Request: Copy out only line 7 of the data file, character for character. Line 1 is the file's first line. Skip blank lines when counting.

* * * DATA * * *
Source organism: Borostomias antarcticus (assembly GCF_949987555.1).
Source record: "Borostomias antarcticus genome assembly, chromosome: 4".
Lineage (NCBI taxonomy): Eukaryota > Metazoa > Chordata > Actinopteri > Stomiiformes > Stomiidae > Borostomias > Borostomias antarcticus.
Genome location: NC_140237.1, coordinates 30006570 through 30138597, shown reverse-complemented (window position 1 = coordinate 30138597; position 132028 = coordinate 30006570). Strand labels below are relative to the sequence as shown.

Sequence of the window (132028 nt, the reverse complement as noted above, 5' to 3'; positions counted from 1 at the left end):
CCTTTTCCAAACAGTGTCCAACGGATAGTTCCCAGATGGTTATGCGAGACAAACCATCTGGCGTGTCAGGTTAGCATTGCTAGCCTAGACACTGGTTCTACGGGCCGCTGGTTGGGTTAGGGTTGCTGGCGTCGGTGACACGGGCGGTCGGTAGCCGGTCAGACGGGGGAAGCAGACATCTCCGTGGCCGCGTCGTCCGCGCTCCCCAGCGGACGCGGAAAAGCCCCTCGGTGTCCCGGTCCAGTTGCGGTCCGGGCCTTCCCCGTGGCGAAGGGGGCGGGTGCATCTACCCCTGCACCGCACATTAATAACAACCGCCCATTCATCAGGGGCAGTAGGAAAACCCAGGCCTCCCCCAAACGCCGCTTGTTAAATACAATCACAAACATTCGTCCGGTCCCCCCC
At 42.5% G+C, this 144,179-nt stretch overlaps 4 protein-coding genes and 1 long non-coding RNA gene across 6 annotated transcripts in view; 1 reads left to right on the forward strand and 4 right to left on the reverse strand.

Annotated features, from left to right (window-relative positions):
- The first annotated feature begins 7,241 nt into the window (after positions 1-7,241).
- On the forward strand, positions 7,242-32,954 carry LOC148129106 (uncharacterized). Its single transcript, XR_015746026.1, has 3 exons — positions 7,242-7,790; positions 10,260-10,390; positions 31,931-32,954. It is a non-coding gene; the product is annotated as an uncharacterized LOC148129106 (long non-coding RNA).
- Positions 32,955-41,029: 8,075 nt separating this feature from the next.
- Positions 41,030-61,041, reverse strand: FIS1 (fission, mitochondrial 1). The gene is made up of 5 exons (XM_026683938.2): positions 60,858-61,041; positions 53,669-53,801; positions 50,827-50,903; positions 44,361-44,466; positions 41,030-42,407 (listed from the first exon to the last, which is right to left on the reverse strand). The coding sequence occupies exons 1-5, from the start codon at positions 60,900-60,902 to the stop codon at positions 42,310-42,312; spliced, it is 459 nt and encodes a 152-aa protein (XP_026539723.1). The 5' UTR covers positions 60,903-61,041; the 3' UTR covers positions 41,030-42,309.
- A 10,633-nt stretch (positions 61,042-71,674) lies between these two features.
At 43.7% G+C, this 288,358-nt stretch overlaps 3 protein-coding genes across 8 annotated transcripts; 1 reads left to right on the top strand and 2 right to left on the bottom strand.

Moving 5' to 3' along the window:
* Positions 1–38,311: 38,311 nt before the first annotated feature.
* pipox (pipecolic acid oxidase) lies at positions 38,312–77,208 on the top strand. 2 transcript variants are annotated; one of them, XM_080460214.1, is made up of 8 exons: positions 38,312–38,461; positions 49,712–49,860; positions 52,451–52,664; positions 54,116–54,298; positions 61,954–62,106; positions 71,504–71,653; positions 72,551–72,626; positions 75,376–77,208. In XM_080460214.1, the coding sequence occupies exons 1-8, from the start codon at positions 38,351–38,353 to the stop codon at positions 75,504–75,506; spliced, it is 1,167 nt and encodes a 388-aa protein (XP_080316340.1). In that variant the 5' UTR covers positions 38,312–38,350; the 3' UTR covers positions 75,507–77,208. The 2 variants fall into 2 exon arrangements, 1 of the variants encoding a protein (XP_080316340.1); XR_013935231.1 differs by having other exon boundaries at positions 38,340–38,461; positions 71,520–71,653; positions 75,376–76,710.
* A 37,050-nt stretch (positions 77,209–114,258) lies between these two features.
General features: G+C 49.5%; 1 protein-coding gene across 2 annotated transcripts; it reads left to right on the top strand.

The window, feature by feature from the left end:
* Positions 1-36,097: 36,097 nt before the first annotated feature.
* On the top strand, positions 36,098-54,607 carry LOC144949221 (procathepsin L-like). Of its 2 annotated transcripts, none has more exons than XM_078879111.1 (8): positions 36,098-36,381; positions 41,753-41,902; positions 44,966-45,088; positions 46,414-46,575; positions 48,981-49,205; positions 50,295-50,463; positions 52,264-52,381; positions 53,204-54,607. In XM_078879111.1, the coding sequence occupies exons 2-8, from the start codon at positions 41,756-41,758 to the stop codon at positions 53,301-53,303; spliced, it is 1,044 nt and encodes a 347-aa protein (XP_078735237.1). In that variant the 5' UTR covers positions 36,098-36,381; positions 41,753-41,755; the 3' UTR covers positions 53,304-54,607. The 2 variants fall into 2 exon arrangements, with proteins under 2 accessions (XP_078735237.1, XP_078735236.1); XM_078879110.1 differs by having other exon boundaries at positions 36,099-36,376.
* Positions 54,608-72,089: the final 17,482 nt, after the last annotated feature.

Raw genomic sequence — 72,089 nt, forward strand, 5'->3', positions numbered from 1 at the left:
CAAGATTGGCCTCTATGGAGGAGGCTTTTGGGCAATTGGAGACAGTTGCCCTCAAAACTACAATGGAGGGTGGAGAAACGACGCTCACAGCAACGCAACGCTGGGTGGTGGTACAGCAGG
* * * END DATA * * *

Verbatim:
At 42.5% G+C, this 144,179-nt stretch overlaps 4 protein-coding genes and 1 long non-coding RNA gene across 6 annotated transcripts in view; 1 reads left to right on the forward strand and 4 right to left on the reverse strand.